These quilts of ours are symbolic of the kind of people that we are. We are a generous people who reach out to all those who need comfort and support.
We are a people that look for reasons to say yes and not no. We err on the side of generosity instead of the side of caution. We are a people whose default answer is always yes and never no.
We are a people who share willingly and gladly and at our table is always room for one more. We are a people who have enough borscht to feed one more hungry soul. We are a people whose cup of borscht runneth over, but is never empty.
We are the people who, like the widow in Elijah’s day, saw that “the jar of flour was not used up and the jug of oil did not run dry”.
You know the story, don’t you?
“Elijah said to her, “Don’t be afraid. Go home and do as you have said. But first make a small loaf of bread for me from what you have and bring it to me, and then make something for yourself and your son. For this is what the Lord, the God of Israel, says: ‘The jar of flour will not be used up and the jug of oil will not run dry until the day the Lord sends rain on the land.’” She went away and did as Elijah had told her. So there was food every day for Elijah and for the woman and her family. 16 For the jar of flour was not used up and the jug of oil did not run dry, in keeping with the word of the Lord spoken by Elijah.” I Kings 17:7-17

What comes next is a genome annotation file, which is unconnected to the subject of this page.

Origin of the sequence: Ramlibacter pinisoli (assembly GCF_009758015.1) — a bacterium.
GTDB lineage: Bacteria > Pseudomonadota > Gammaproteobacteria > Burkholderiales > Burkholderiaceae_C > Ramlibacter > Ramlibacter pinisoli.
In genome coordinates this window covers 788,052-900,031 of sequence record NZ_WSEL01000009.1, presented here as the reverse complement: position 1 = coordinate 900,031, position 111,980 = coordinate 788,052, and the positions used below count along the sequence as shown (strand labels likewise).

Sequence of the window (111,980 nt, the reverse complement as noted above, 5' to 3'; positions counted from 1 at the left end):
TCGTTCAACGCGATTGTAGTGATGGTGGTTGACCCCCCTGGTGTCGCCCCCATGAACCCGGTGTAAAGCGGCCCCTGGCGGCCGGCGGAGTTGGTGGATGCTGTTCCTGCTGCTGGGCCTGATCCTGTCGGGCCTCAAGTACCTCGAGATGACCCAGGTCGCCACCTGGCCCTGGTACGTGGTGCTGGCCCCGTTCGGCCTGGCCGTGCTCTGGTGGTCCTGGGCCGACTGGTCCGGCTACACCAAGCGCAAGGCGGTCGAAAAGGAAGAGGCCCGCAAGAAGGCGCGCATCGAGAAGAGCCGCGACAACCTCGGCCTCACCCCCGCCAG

This widow is us! We are the people of the bread and the quilt. We are the people of the Comfort Church because we ourselves have known what it means not only to have nothing but, more importantly, to have received the comfort of God.
No doubt some of you have experienced some of the same hardships that Paul described in his comfort chapter:
“We do not want you to be uninformed, brothers and sisters, about the troubles we experienced in the province of Asia. We were under great pressure, far beyond our ability to endure, so that we despaired of life itself. Indeed, we felt we had received the sentence of death.”
II Cor. 3:8-9
Yet this is not about the sentence of death, that’s not the theme of the chapter; but instead it’s about his deliverance: